Singapore already has an autonomous taxi, truck, and shuttle bus trials going on. It is focused on becoming the vanguard of self-driving technologies. Using a pilot launch at Nanyang Technological University (NTU), Singapore is testing the world’s first full-size, autonomous electric bus in collaboration with Volvo. The electric bus is called Volvo 7900.
Volvo has been active in the autonomous driving technology sector as well. The company has tested the self-driving cars in China, incorporated self-driving trucks in the mines of Norway and sugar cane fields located in Brazil. It has even come up with designs for trucks that don’t even have a driver’s cabin.
The Volvo 7900 that is to be used in the newest trial is being called the company’s first and completely autonomous electric bus that will be serving as a means of public transportation. It is a single-decker bus and features 36 seats. However, it can house a total of around 80 passengers while utilizing 80% less energy as opposed to a bus of equal size that is powered by diesel.
The Volvo 7900 will be making use of an AI navigation software for finding its way around the campus. The bus will feature an array of advanced sensors including LIDAR, stereo-vision cameras that are capable of taking 3D imagery, and an advanced global navigation satellite system that has been reported to provide the location with an accuracy of a centimeter. The Volvo 7900 also houses an inertial measurement unit that will be tracking the bus’s angular movement for making sure that even on uneven terrains, the bus offers a smooth ride.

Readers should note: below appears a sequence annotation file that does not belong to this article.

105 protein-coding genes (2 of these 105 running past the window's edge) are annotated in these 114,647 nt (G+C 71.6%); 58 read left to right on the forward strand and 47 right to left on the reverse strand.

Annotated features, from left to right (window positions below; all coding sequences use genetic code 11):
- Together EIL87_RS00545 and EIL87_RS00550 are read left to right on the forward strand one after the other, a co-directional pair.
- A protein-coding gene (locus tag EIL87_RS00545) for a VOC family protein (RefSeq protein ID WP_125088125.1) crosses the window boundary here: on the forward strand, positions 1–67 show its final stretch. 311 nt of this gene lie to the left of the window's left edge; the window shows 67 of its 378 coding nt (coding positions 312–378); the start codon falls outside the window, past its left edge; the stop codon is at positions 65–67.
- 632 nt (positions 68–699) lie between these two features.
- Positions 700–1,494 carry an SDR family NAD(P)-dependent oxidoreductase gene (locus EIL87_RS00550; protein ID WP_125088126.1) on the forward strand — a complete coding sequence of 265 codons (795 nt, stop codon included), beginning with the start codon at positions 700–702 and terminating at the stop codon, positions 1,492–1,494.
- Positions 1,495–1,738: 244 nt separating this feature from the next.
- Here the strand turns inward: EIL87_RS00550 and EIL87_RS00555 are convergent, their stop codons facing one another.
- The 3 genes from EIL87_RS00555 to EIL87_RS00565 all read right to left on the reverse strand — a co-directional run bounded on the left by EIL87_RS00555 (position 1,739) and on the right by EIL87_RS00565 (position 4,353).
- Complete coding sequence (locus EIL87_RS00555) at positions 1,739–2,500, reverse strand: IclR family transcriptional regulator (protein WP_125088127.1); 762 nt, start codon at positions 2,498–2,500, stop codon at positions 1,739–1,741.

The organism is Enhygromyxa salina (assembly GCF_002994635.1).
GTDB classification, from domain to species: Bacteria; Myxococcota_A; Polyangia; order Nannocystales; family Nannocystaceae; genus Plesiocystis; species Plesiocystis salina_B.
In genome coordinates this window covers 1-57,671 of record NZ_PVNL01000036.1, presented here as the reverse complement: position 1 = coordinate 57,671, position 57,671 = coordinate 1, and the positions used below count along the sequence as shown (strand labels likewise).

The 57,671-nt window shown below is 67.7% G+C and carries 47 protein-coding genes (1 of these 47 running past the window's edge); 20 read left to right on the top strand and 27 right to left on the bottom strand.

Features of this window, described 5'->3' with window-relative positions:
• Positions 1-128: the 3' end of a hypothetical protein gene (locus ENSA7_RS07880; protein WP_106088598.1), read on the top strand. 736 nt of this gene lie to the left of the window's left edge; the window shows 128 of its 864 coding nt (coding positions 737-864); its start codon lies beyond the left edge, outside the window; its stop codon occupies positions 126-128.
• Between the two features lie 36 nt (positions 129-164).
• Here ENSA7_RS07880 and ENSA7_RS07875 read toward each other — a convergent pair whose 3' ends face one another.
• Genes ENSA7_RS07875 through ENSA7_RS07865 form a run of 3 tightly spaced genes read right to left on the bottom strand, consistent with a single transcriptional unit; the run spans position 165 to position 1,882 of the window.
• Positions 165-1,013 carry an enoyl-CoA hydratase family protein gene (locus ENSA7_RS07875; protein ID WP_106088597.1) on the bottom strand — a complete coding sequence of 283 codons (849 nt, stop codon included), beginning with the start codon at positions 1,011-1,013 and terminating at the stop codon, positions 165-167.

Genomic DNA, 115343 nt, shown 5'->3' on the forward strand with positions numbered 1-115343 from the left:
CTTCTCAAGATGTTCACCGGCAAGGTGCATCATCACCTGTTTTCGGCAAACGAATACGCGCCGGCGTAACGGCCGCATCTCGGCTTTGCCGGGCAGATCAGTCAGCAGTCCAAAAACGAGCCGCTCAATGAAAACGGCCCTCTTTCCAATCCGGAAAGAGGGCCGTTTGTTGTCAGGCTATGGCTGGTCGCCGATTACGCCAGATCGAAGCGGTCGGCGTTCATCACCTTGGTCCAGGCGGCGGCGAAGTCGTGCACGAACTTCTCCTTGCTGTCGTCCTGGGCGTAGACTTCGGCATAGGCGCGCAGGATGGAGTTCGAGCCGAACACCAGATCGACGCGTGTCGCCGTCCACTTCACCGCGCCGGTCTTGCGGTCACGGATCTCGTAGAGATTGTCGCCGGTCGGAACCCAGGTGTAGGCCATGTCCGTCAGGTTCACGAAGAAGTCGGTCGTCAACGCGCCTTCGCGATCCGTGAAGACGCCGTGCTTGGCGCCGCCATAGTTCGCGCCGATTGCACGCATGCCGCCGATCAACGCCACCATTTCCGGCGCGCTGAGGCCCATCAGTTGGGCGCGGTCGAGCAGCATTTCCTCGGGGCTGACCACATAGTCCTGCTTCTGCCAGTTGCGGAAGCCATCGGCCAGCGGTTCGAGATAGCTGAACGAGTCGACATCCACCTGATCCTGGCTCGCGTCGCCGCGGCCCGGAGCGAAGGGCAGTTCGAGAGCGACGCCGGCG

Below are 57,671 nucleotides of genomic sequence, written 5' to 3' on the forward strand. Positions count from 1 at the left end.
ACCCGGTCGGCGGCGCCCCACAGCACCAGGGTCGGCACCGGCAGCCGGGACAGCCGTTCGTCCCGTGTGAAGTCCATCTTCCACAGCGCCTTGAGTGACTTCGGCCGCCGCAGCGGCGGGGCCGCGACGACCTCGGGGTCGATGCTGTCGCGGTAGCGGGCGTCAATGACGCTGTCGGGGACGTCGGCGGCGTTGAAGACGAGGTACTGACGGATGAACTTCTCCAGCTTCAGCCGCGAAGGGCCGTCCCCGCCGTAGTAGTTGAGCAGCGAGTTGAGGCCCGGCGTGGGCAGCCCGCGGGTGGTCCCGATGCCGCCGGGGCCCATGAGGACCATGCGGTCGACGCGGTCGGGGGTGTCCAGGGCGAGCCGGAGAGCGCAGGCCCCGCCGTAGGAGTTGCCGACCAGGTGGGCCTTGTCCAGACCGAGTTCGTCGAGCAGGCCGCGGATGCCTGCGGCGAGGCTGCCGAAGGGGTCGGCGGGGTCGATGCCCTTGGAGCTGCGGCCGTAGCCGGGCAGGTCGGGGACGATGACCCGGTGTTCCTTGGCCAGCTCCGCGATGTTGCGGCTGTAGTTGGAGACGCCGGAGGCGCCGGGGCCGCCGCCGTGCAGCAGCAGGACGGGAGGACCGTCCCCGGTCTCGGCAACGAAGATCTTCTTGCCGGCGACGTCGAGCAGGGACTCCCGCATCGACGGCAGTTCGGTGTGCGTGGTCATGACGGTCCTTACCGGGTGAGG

NTU Professor Subra Suresh said, ‘This fully autonomous electric bus will play a role in shaping the future of public transportation that is safe, efficient, reliable and comfortable for all commuters. It will soon be tested on the NTU Smart Campus, which has been home to a number of innovations as a living test bed for technologies that impact the human condition and the quality of life.’
The Nanyang Technological University is no stranger to autonomous vehicles. It welcomed a self-driving shuttle onto the campus back in 2013. The Navia had eight seats and ran back and forth over a 2-km route. The Volvo 7900 shall be making use of 300-kW fast-charging ports that shall be affixed on infrastructure around the campus. The stations have been designed for autonomous charging and can charge the battery in about three to six minutes.
Volvo 7900 will begin its service with one unit on a fixed route at the NTU campus. Whereas, the second unit of Volvo 7900 will be put to the test by Singapore’s public transport operator SMRT. What do you think of this amazing autonomous electric bus?